EDMONTON — Now that Ontario Premier Doug Ford has announced he will use the notwithstanding clause to override a court decision so his government can downsize Toronto city council, the question for many political observers becomes: who’s going to use it next?
The notwithstanding clause, a “classic Canadian compromise,” in the words of Alberta political scientist Ted Morton, was baked into the Canadian constitution to balance — and get the best of — an American-style setup of judicial superiority and a British-style system of parliamentary supremacy.
“It was one of the compromises, or changes, that (Pierre) Trudeau made at the end of the negotiations to get the Western premiers, Western provinces on-side,” said Morton. “The Western premiers didn’t trust Trudeau, and also, they didn’t trust the Supreme Court of Canada in those days.”
If the clause had its genesis in Western alienation, since its creation in 1982 it has mostly been used in Quebec, most famously to subjugate English-language rights to French-language rights — an application that has contributed to the belief elsewhere in Canada that its use represents something of a political third rail. It remains to be seen whether that will continue to be the case.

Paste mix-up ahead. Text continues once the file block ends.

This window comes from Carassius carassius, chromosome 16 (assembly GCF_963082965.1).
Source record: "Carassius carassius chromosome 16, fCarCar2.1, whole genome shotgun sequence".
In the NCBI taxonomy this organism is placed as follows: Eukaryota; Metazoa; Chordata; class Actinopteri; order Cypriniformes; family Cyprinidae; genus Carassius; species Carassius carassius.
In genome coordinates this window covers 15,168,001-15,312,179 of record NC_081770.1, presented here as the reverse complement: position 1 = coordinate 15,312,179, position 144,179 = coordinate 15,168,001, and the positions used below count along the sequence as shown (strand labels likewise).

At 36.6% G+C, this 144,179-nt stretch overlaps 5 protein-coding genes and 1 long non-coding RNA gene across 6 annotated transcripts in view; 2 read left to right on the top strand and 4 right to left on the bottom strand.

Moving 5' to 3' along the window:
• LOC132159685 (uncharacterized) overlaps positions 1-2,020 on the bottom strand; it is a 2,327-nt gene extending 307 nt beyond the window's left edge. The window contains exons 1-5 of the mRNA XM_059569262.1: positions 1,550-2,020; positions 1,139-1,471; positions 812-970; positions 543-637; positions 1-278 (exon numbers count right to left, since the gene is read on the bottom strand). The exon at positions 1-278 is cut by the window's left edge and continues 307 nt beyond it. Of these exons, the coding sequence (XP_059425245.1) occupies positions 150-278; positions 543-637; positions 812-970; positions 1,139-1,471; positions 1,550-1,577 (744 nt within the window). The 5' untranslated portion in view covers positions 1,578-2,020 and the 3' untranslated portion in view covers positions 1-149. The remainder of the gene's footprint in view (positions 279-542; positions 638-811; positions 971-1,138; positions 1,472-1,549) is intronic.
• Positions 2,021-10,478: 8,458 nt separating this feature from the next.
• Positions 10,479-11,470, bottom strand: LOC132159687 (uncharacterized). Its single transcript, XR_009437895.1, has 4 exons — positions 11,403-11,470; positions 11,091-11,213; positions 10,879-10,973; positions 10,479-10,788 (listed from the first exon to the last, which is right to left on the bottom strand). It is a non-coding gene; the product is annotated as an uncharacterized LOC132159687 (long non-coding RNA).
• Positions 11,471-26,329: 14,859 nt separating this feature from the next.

Ontario Premier Doug Ford leaves the Queens Park Legislative Chamber after the PC Provincial Government introduced “The Efficient Local Government Act” at the Ontario Legislature in Toronto, on Wednesday September 12, 2018.
“If you ask somebody, ‘Should governments, should majority governments have the power to override our constitutional rights,’ everybody would say ‘No,’ but if you ask people, ‘Should elected governments have the power to overrule judicial misinterpretations of the charter’ or ‘bad judicial decisions,’ I think most people would say ‘Yes,’” said Morton.
In the wake of Ford’s announcement, Alberta Premier Rachel Notley, for one, put the kibosh on the thought of her government ever using the override clause’s powers.
“I certainly hope it doesn’t set a precedent, because, to be clear, I think that the democratic process is paramount,” Notley said at a press conference Tuesday. “It will certainly not ever set any kind of precedent for our government, let me be very clear on that.”
Jason Kenney, leader of Alberta’s United Conservative Party leader, declined an interview on the subject Wednesday, but in the past has advocated for the clause’s use. In 1998, Kenney, who was then a Reform Party MP, told the now-defunct Alberta Report that the Vriend Supreme Court decision — which said sexual orientation was grounds for protection in provincial human rights legislation — could be subject to use of the notwithstanding clause.
“If the court rules to enforce gay rights, and the Alberta government rolls over, they will clearly be implicated in the decision,” Kenney said. “If, on the other hand, they have the courage to invoke Section 33, to use the one remedy in the Charter, they will have begun the recovery of democracy.”
Jason Kenney speaks to the media at his first convention as leader of the United Conservative Party in Red Deer, Alta., Sunday, May 6, 2018.
In an emailed statement Wednesday Christine …read more